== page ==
The R6 package provides a type of class which is similar to R’s standard reference classes, but it is more efficient and doesn’t depend on S4 classes and the methods package.

R6 classes

R6 classes are similar to R’s standard reference classes, but are lighter weight, and avoid some issues that come along with using S4 classes (R’s reference classes are based on S4). For more information about speed and memory footprint, see the Performance vignette.

Unlike many objects in R, instances (objects) of R6 classes have reference semantics. R6 classes also support:

Why the name R6? When R’s reference classes were introduced, some users, following the names of R’s existing class systems S3 and S4, called the new class system R5 in jest. Although reference classes are not actually called R5, the name of this package and its classes takes inspiration from that name.

The name R5 was also a code-name used for a different object system started by Simon Urbanek, meant to solve some issues with S4 relating to syntax and performance. However, the R5 branch was shelved after a little development, and it was never released.

Basics

Here’s how to create a simple R6 class. The public argument is a list of items, which can be functions and fields (non-functions). Functions will be used as methods.

library(R6)

Person <- R6Class("Person",
  public = list(
    name = NA,
    hair = NA,
    initialize = function(name, hair) {
      if (!missing(name)) self$name <- name
      if (!missing(hair)) self$hair <- hair
      self$greet()
    },
    set_hair = function(val) {
      self$hair <- val
    },
    greet = function() {
      cat(paste0("Hello, my name is ", self$name, ".\n"))
    }
  )
)

To instantiate an object of this class, use $new():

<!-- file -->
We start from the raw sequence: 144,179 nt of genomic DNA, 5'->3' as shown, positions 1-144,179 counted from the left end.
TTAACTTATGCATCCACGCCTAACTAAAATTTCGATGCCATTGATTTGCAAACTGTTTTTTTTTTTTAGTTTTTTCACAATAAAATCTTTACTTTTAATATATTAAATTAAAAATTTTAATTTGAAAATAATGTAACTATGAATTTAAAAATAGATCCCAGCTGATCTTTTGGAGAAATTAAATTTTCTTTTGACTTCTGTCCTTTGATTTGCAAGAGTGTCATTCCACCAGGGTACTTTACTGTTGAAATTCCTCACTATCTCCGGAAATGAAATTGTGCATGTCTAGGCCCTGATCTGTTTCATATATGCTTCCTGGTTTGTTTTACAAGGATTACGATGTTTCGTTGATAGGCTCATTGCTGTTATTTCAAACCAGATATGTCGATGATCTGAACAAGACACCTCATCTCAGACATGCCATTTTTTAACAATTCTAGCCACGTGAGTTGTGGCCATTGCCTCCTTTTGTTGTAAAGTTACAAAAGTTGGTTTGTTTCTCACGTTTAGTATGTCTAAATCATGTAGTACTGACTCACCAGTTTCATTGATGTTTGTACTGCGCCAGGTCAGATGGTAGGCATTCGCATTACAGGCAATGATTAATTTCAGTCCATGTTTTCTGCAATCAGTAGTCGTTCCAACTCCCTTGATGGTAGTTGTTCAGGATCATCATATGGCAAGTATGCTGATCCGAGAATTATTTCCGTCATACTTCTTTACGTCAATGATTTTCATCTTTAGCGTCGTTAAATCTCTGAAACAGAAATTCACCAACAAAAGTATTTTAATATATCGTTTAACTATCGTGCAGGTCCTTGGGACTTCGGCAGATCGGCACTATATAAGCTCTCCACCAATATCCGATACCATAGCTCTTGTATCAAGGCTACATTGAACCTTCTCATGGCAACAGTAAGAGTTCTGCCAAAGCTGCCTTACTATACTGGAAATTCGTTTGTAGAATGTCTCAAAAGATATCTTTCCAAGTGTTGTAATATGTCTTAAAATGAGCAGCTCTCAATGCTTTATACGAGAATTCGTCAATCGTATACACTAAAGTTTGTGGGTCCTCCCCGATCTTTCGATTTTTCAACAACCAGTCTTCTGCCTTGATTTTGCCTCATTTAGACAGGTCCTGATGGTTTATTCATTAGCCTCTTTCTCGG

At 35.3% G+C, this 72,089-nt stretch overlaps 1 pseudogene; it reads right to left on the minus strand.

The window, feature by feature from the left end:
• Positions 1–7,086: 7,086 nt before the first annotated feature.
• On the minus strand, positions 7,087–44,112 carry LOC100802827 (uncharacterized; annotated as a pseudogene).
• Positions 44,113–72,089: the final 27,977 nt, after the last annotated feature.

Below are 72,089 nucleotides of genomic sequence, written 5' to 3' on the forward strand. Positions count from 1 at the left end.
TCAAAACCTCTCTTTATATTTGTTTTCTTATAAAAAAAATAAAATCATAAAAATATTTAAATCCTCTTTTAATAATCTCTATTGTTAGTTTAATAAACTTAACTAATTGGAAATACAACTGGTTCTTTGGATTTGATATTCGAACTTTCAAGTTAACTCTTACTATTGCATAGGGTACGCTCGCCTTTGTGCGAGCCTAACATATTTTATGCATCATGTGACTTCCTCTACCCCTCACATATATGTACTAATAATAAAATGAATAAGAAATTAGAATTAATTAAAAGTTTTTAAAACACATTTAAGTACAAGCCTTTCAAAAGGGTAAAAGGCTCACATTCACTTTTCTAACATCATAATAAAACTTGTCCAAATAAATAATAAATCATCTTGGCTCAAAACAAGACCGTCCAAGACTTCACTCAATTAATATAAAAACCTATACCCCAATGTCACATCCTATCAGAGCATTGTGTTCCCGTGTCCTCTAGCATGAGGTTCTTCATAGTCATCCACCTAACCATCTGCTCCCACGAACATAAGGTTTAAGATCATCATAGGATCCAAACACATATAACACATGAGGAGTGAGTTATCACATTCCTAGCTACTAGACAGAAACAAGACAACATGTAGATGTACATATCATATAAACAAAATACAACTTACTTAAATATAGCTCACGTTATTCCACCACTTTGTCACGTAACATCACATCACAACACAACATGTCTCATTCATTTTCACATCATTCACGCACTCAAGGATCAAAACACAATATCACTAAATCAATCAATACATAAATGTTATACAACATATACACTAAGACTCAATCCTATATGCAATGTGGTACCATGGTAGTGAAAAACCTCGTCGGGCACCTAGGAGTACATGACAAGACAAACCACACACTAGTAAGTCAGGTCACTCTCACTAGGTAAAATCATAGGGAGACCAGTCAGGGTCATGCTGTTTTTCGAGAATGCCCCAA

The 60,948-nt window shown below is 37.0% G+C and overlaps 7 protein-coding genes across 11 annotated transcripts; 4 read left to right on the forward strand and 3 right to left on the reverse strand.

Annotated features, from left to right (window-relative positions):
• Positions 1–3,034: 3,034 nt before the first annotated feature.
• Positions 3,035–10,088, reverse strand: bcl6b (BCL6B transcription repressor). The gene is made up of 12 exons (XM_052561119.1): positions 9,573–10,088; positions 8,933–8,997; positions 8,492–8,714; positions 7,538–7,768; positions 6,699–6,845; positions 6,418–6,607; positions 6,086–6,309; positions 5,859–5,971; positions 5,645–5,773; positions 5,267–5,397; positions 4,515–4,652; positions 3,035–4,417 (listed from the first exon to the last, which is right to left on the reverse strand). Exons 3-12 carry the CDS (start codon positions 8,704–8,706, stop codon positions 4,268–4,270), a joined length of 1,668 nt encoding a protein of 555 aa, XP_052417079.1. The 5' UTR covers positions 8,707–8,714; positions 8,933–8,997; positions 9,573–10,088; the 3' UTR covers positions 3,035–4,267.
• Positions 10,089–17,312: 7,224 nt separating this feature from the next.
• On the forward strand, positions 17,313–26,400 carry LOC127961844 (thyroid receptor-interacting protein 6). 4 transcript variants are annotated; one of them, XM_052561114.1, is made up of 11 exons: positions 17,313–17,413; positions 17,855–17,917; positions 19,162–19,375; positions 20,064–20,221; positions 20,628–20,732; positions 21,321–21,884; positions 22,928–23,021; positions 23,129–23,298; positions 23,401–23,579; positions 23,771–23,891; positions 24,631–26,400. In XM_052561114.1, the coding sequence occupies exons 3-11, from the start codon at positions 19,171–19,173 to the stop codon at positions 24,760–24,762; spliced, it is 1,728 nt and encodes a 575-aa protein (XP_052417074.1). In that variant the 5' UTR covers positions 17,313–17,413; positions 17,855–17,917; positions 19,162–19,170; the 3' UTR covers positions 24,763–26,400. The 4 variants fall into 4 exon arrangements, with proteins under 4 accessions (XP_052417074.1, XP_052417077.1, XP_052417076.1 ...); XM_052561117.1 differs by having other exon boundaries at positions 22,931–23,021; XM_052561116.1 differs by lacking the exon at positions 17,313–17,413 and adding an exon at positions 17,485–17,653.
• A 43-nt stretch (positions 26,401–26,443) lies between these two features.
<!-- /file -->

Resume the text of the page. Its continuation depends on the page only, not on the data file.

ann <- Person$new("Ann", "black")
#> Hello, my name is Ann.
ann
#> <Person>
#>   Public:
#>     greet: function
#>     hair: black
#>     initialize: function
#>     name: Ann
#>     set_hair: function

The $new() method creates the object and calls the initialize() method, if it exists.

Inside methods of the class, self refers to the object. Public members of the object (all you’ve seen so far) are accessed with self$x, and assignment is done with self$x <- y. Note that by default, self is required to access members, although for non-portable classes which we’ll see later, it is optional.

Once the object is instantiated, you can access values and methods with $:

ann$hair
#> [1] "black"
ann$greet()
#> Hello, my name is Ann.
ann$set_hair("red")
ann$hair
#> [1] "red"

Implementation note: The R6 object is basically an environment with the public members in it. The self object is bound in that environment, and is simply a reference back to that environment.

Private members

In the previous example, all the members were public. It’s also possible to add private members:

Queue <- R6Class("Queue",
  public = list(
    initialize = function(...) {
      for (item in list(...)) {
        self$add(item)
      }
    },
    add = function(x) {
      private$queue <- c(private$queue, list(x))
      invisible(self)
    },
    remove = function() {
      if (private$length() == 0) return(NULL)
      # Can use private$queue for explicit access
      head <- private$queue[[1]]
      private$queue <- private$queue[-1]
      head
    }
  ),
  private = list(
    queue = list(),
    length = function() base::length(private$queue)
  )
)

q <- Queue$new(5, 6, "foo")

Whereas public members are accessed with self, like self$add(), private members are accessed with private, like private$queue.

The public members can be accessed as usual:

# Add and remove items
q$add("something")
q$add("another thing")
q$add(17)
q$remove()
#> [1] 5
q$remove()
#> [1] 6